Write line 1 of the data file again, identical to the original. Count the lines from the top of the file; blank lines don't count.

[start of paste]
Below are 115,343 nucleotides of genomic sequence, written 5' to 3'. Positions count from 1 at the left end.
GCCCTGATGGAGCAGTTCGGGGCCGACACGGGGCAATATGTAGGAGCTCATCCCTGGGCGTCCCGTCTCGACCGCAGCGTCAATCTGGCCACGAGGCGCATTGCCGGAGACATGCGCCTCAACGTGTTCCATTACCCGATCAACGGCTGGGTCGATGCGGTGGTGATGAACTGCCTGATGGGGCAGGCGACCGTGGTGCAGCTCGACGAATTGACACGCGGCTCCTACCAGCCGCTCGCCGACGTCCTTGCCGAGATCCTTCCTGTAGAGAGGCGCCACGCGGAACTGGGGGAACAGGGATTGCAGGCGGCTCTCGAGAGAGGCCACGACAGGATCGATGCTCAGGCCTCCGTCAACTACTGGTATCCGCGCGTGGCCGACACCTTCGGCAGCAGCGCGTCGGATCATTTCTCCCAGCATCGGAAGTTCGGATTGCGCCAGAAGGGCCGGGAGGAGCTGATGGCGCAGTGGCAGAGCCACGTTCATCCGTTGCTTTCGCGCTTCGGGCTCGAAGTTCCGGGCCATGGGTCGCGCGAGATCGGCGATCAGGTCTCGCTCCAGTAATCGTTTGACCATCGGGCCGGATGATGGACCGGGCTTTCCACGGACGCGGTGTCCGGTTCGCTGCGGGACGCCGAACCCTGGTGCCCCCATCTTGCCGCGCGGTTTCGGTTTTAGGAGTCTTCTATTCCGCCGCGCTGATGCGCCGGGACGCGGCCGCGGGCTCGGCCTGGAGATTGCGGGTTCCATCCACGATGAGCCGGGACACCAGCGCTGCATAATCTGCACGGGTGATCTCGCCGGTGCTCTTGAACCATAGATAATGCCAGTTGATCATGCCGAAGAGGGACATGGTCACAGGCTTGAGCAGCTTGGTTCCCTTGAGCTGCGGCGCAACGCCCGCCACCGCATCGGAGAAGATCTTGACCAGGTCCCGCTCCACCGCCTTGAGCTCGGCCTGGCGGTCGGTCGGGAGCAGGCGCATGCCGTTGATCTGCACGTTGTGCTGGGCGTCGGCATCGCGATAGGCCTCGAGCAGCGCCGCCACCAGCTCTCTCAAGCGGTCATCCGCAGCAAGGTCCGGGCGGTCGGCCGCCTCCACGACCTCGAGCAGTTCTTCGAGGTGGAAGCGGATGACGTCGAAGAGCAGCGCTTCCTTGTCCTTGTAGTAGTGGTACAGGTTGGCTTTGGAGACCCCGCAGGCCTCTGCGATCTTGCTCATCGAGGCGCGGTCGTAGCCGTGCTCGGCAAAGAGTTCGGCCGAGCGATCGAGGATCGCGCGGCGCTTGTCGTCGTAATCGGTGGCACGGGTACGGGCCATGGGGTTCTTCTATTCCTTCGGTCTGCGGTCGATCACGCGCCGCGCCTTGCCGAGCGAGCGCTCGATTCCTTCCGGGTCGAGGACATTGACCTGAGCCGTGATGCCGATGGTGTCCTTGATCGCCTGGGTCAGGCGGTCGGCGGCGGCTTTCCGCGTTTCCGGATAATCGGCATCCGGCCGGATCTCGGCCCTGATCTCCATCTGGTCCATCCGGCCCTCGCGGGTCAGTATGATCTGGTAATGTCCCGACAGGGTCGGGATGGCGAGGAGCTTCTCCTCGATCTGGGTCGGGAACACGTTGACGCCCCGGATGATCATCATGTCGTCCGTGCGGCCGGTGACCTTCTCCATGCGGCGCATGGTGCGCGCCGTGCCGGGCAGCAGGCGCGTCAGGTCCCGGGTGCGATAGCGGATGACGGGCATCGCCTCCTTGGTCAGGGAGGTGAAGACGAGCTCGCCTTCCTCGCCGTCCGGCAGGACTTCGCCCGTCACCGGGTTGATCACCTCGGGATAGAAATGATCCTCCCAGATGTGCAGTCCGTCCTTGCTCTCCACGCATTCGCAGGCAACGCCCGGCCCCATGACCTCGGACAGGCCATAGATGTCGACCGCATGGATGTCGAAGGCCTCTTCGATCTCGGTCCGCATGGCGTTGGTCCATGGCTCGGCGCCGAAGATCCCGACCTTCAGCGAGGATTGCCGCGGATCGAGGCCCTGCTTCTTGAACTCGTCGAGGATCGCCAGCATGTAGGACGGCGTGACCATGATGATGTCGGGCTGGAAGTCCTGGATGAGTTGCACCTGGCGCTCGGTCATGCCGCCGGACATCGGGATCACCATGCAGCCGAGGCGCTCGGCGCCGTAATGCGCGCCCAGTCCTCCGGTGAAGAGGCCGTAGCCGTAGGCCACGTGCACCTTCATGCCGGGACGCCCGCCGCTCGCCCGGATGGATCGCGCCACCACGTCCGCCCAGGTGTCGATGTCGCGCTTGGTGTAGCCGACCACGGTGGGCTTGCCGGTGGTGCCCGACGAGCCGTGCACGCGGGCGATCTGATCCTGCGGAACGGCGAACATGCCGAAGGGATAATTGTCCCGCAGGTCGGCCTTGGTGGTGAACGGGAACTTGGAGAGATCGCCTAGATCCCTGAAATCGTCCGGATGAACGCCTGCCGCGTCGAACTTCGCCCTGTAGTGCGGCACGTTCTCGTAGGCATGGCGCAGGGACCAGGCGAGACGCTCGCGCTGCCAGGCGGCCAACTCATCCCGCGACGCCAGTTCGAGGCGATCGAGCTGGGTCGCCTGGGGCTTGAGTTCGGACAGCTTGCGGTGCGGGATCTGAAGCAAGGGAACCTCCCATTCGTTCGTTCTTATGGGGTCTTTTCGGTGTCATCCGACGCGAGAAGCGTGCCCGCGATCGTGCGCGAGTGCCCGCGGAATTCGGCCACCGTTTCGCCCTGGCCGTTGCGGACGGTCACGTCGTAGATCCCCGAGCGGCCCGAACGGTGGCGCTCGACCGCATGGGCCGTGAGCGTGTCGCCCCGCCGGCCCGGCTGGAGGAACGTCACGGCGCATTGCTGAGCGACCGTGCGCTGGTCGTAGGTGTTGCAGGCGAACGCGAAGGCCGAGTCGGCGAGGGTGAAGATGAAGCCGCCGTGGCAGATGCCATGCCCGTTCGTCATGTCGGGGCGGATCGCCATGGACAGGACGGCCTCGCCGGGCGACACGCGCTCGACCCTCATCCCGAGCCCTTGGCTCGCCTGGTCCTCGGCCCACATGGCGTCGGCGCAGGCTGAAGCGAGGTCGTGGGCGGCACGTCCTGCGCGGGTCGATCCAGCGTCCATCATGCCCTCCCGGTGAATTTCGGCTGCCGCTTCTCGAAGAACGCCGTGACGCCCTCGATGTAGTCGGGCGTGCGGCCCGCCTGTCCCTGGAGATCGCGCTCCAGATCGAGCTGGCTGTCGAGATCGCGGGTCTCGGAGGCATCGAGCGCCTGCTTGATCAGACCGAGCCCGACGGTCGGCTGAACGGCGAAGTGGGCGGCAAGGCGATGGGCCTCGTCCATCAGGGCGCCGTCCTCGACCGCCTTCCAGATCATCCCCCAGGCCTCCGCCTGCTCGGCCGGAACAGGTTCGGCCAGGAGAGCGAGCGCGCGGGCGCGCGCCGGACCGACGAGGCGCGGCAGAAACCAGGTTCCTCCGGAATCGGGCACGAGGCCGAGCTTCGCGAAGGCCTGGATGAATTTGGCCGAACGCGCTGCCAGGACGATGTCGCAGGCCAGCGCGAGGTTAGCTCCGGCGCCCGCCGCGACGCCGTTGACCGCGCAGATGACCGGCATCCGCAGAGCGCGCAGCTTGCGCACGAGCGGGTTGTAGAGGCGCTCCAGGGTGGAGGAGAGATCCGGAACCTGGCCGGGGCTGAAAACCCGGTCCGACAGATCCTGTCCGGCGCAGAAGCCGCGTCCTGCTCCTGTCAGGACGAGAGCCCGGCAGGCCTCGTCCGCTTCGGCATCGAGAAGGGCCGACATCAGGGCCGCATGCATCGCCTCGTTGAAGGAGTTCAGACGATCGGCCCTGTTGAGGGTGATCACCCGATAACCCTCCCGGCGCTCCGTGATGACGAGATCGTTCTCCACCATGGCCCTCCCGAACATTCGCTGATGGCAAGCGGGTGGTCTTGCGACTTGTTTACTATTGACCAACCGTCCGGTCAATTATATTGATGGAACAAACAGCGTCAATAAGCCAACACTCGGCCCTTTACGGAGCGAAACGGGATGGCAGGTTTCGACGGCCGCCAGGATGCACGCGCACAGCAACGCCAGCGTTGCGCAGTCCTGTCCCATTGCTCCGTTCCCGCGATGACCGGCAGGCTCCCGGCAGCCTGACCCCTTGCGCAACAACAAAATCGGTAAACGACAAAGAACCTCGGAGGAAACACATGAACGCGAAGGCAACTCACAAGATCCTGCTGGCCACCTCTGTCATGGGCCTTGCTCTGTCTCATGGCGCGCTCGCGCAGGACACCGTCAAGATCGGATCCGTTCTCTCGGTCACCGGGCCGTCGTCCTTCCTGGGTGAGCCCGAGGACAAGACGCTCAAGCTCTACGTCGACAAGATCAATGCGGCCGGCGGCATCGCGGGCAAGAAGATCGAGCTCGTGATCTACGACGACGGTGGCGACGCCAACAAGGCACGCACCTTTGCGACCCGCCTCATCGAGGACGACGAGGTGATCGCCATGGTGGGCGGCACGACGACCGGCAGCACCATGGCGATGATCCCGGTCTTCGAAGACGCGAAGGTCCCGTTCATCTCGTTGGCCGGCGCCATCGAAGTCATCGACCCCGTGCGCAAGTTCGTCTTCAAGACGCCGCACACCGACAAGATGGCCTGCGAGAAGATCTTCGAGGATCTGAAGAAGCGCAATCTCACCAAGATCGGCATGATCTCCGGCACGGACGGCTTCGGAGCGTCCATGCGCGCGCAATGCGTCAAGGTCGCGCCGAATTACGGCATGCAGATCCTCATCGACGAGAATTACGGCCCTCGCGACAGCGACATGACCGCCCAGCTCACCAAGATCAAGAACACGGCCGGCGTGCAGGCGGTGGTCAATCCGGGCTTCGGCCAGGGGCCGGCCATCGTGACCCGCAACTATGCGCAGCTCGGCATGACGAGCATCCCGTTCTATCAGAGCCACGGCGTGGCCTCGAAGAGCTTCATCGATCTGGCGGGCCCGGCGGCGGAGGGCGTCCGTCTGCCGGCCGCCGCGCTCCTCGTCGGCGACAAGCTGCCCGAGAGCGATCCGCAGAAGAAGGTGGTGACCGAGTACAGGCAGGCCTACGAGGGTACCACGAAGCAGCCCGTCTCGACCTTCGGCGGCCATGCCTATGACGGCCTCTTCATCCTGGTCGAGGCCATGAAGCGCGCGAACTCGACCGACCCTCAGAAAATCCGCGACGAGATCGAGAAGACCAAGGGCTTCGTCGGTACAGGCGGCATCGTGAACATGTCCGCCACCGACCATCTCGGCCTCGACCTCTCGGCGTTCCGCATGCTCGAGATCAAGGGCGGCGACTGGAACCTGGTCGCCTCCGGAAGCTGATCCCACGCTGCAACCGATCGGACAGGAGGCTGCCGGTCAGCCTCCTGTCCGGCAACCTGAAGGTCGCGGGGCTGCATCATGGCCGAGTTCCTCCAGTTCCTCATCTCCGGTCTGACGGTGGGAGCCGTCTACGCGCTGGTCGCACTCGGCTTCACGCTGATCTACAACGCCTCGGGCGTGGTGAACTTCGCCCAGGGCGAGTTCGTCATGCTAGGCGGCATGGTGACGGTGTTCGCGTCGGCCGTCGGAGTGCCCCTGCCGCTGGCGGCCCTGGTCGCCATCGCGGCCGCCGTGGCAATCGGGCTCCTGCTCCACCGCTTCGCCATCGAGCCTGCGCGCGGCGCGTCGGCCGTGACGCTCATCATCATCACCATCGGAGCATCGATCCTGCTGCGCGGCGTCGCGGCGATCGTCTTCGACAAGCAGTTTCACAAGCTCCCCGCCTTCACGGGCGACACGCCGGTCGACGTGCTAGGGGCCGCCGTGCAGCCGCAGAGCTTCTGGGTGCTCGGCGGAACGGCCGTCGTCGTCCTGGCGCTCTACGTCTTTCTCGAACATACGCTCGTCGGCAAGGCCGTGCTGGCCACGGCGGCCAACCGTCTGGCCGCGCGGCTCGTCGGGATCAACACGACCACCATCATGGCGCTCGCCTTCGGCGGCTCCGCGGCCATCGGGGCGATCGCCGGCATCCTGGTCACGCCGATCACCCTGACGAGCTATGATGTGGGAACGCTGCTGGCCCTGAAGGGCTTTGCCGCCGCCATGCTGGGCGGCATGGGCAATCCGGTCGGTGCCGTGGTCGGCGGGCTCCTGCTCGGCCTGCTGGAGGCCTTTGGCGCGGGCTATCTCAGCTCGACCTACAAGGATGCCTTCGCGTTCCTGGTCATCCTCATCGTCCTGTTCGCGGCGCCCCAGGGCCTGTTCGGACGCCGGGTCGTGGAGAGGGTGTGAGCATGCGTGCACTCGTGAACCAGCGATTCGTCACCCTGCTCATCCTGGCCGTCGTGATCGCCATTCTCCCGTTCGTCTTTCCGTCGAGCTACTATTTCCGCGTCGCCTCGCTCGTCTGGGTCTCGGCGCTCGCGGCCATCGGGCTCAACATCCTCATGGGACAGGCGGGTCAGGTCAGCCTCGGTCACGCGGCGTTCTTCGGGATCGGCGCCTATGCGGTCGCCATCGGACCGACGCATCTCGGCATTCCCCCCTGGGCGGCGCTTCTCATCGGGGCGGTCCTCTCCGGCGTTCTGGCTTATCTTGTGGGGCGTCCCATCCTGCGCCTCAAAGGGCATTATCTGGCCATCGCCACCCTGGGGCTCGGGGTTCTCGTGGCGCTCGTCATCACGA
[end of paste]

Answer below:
Below are 115,343 nucleotides of genomic sequence, written 5' to 3'. Positions count from 1 at the left end.